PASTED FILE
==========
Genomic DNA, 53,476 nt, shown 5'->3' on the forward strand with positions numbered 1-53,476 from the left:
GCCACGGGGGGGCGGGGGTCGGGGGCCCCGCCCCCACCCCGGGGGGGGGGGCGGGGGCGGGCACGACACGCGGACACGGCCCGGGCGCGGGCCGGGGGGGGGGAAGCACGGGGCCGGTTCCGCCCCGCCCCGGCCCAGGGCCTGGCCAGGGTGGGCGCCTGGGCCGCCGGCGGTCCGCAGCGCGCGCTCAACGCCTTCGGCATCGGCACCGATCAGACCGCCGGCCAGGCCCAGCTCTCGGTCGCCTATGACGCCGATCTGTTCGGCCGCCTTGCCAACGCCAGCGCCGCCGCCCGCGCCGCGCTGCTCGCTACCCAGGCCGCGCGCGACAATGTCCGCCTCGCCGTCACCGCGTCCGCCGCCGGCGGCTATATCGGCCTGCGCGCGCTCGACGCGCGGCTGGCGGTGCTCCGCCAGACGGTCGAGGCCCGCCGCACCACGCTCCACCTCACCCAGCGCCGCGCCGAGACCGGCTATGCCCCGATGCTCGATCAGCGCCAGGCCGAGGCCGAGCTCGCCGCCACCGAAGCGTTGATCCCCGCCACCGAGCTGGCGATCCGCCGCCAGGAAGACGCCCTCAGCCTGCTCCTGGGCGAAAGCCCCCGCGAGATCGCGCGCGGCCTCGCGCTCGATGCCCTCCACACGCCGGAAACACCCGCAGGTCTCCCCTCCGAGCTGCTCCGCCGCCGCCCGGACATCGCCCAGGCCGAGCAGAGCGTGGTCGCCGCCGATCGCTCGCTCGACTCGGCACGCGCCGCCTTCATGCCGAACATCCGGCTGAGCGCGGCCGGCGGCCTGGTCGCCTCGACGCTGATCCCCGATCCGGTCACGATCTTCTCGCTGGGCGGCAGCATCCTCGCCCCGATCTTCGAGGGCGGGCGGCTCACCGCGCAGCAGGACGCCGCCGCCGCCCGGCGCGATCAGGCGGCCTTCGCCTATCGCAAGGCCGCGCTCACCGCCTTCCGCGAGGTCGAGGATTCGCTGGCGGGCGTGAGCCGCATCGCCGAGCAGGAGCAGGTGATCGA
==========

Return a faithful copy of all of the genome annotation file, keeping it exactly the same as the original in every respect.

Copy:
Genomic DNA, 53,476 nt, shown 5'->3' on the forward strand with positions numbered 1-53,476 from the left:
GCCACGGGGGGGCGGGGGTCGGGGGCCCCGCCCCCACCCCGGGGGGGGGGGCGGGGGCGGGCACGACACGCGGACACGGCCCGGGCGCGGGCCGGGGGGGGGGAAGCACGGGGCCGGTTCCGCCCCGCCCCGGCCCAGGGCCTGGCCAGGGTGGGCGCCTGGGCCGCCGGCGGTCCGCAGCGCGCGCTCAACGCCTTCGGCATCGGCACCGATCAGACCGCCGGCCAGGCCCAGCTCTCGGTCGCCTATGACGCCGATCTGTTCGGCCGCCTTGCCAACGCCAGCGCCGCCGCCCGCGCCGCGCTGCTCGCTACCCAGGCCGCGCGCGACAATGTCCGCCTCGCCGTCACCGCGTCCGCCGCCGGCGGCTATATCGGCCTGCGCGCGCTCGACGCGCGGCTGGCGGTGCTCCGCCAGACGGTCGAGGCCCGCCGCACCACGCTCCACCTCACCCAGCGCCGCGCCGAGACCGGCTATGCCCCGATGCTCGATCAGCGCCAGGCCGAGGCCGAGCTCGCCGCCACCGAAGCGTTGATCCCCGCCACCGAGCTGGCGATCCGCCGCCAGGAAGACGCCCTCAGCCTGCTCCTGGGCGAAAGCCCCCGCGAGATCGCGCGCGGCCTCGCGCTCGATGCCCTCCACACGCCGGAAACACCCGCAGGTCTCCCCTCCGAGCTGCTCCGCCGCCGCCCGGACATCGCCCAGGCCGAGCAGAGCGTGGTCGCCGCCGATCGCTCGCTCGACTCGGCACGCGCCGCCTTCATGCCGAACATCCGGCTGAGCGCGGCCGGCGGCCTGGTCGCCTCGACGCTGATCCCCGATCCGGTCACGATCTTCTCGCTGGGCGGCAGCATCCTCGCCCCGATCTTCGAGGGCGGGCGGCTCACCGCGCAGCAGGACGCCGCCGCCGCCCGGCGCGATCAGGCGGCCTTCGCCTATCGCAAGGCCGCGCTCACCGCCTTCCGCGAGGTCGAGGATTCGCTGGCGGGCGTGAGCCGCATCGCCGAGCAGGAGCAGGTGATCGA